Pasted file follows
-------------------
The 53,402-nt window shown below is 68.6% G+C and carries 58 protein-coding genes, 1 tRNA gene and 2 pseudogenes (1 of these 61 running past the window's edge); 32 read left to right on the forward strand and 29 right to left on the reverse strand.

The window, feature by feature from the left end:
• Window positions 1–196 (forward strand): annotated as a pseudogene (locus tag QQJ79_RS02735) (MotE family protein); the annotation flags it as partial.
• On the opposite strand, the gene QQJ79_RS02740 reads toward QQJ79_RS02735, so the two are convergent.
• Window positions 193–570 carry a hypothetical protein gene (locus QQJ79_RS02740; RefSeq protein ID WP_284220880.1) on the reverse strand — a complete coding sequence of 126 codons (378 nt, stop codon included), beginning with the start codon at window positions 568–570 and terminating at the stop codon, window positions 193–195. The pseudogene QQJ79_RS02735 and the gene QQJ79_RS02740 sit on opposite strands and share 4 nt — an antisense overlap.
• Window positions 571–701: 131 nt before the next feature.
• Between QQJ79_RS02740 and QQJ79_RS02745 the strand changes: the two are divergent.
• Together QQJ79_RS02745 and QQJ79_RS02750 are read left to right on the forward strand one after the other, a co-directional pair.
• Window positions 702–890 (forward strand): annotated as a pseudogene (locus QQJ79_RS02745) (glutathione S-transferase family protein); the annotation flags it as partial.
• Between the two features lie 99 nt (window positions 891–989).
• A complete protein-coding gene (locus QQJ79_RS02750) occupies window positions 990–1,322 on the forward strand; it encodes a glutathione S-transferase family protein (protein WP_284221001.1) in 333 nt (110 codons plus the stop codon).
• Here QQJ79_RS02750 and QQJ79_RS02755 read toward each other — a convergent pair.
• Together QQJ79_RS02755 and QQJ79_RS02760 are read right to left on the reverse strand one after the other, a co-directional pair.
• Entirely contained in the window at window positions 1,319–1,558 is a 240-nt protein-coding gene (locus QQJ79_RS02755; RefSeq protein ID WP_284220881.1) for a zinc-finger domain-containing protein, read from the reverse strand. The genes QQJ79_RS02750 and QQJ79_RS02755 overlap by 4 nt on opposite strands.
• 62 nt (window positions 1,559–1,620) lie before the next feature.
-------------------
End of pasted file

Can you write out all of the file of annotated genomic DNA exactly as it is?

The 53,402-nt window shown below is 68.6% G+C and carries 58 protein-coding genes, 1 tRNA gene and 2 pseudogenes (1 of these 61 running past the window's edge); 32 read left to right on the forward strand and 29 right to left on the reverse strand.

The window, feature by feature from the left end:
• Window positions 1–196 (forward strand): annotated as a pseudogene (locus tag QQJ79_RS02735) (MotE family protein); the annotation flags it as partial.
• On the opposite strand, the gene QQJ79_RS02740 reads toward QQJ79_RS02735, so the two are convergent.
• Window positions 193–570 carry a hypothetical protein gene (locus QQJ79_RS02740; RefSeq protein ID WP_284220880.1) on the reverse strand — a complete coding sequence of 126 codons (378 nt, stop codon included), beginning with the start codon at window positions 568–570 and terminating at the stop codon, window positions 193–195. The pseudogene QQJ79_RS02735 and the gene QQJ79_RS02740 sit on opposite strands and share 4 nt — an antisense overlap.
• Window positions 571–701: 131 nt before the next feature.
• Between QQJ79_RS02740 and QQJ79_RS02745 the strand changes: the two are divergent.
• Together QQJ79_RS02745 and QQJ79_RS02750 are read left to right on the forward strand one after the other, a co-directional pair.
• Window positions 702–890 (forward strand): annotated as a pseudogene (locus QQJ79_RS02745) (glutathione S-transferase family protein); the annotation flags it as partial.
• Between the two features lie 99 nt (window positions 891–989).
• A complete protein-coding gene (locus QQJ79_RS02750) occupies window positions 990–1,322 on the forward strand; it encodes a glutathione S-transferase family protein (protein WP_284221001.1) in 333 nt (110 codons plus the stop codon).
• Here QQJ79_RS02750 and QQJ79_RS02755 read toward each other — a convergent pair.
• Together QQJ79_RS02755 and QQJ79_RS02760 are read right to left on the reverse strand one after the other, a co-directional pair.
• Entirely contained in the window at window positions 1,319–1,558 is a 240-nt protein-coding gene (locus QQJ79_RS02755; RefSeq protein ID WP_284220881.1) for a zinc-finger domain-containing protein, read from the reverse strand. The genes QQJ79_RS02750 and QQJ79_RS02755 overlap by 4 nt on opposite strands.
• 62 nt (window positions 1,559–1,620) lie before the next feature.